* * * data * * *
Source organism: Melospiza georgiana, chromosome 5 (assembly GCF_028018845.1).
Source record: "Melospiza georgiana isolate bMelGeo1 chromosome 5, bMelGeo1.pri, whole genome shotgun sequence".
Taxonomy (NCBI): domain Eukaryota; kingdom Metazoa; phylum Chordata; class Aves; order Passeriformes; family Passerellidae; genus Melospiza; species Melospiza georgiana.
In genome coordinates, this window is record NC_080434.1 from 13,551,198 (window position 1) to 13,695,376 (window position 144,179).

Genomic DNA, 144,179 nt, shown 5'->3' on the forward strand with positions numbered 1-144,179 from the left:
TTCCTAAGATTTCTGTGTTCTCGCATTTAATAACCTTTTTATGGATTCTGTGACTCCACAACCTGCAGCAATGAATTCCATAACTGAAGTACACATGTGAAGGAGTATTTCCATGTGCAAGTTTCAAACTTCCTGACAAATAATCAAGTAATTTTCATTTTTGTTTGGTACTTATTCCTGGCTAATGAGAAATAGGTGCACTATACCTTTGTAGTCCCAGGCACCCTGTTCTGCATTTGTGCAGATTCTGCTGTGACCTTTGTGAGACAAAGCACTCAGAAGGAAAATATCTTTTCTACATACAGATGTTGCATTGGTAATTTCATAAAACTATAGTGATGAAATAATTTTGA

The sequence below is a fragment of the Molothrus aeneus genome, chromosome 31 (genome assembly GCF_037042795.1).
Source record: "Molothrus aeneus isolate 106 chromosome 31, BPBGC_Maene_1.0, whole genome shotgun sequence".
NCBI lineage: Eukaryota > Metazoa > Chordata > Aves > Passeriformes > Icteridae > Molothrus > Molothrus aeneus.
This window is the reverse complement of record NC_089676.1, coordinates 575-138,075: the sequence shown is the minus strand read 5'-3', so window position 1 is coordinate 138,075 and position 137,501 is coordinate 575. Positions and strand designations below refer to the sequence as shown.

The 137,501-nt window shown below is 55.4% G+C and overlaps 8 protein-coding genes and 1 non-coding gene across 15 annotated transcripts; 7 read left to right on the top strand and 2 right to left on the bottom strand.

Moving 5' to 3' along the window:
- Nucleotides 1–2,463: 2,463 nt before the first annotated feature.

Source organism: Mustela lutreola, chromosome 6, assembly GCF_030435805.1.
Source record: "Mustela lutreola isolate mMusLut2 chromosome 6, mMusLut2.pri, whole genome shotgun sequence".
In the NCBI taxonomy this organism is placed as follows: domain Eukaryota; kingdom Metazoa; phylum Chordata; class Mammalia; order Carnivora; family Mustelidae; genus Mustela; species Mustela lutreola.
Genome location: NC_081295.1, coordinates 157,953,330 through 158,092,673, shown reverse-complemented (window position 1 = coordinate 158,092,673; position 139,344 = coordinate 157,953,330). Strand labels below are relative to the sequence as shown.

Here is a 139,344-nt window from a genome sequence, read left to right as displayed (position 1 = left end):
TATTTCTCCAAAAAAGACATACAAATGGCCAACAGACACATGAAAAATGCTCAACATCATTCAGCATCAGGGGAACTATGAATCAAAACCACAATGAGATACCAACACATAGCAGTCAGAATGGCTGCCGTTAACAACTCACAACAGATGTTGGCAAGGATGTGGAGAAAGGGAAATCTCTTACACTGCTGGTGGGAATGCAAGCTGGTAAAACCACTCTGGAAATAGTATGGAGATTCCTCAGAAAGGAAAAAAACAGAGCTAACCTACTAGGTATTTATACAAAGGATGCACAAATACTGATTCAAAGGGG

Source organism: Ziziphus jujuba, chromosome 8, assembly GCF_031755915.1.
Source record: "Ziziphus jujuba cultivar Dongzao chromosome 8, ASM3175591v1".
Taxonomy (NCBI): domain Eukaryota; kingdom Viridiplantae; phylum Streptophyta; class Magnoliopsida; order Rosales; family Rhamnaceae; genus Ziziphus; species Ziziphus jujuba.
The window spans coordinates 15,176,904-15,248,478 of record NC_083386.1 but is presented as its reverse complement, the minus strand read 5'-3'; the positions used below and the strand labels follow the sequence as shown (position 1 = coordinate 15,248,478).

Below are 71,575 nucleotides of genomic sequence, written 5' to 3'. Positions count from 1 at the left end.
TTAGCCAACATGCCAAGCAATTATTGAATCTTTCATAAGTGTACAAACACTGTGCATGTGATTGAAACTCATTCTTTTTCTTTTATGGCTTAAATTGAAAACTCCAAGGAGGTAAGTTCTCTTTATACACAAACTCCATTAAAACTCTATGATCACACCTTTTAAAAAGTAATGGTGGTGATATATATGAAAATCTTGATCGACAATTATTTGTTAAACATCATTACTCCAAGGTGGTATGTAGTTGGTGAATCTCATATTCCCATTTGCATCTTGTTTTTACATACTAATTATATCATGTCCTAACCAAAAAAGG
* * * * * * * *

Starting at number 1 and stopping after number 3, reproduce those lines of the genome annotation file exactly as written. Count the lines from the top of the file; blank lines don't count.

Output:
Source organism: Melospiza georgiana, chromosome 5 (assembly GCF_028018845.1).
Source record: "Melospiza georgiana isolate bMelGeo1 chromosome 5, bMelGeo1.pri, whole genome shotgun sequence".
Taxonomy (NCBI): domain Eukaryota; kingdom Metazoa; phylum Chordata; class Aves; order Passeriformes; family Passerellidae; genus Melospiza; species Melospiza georgiana.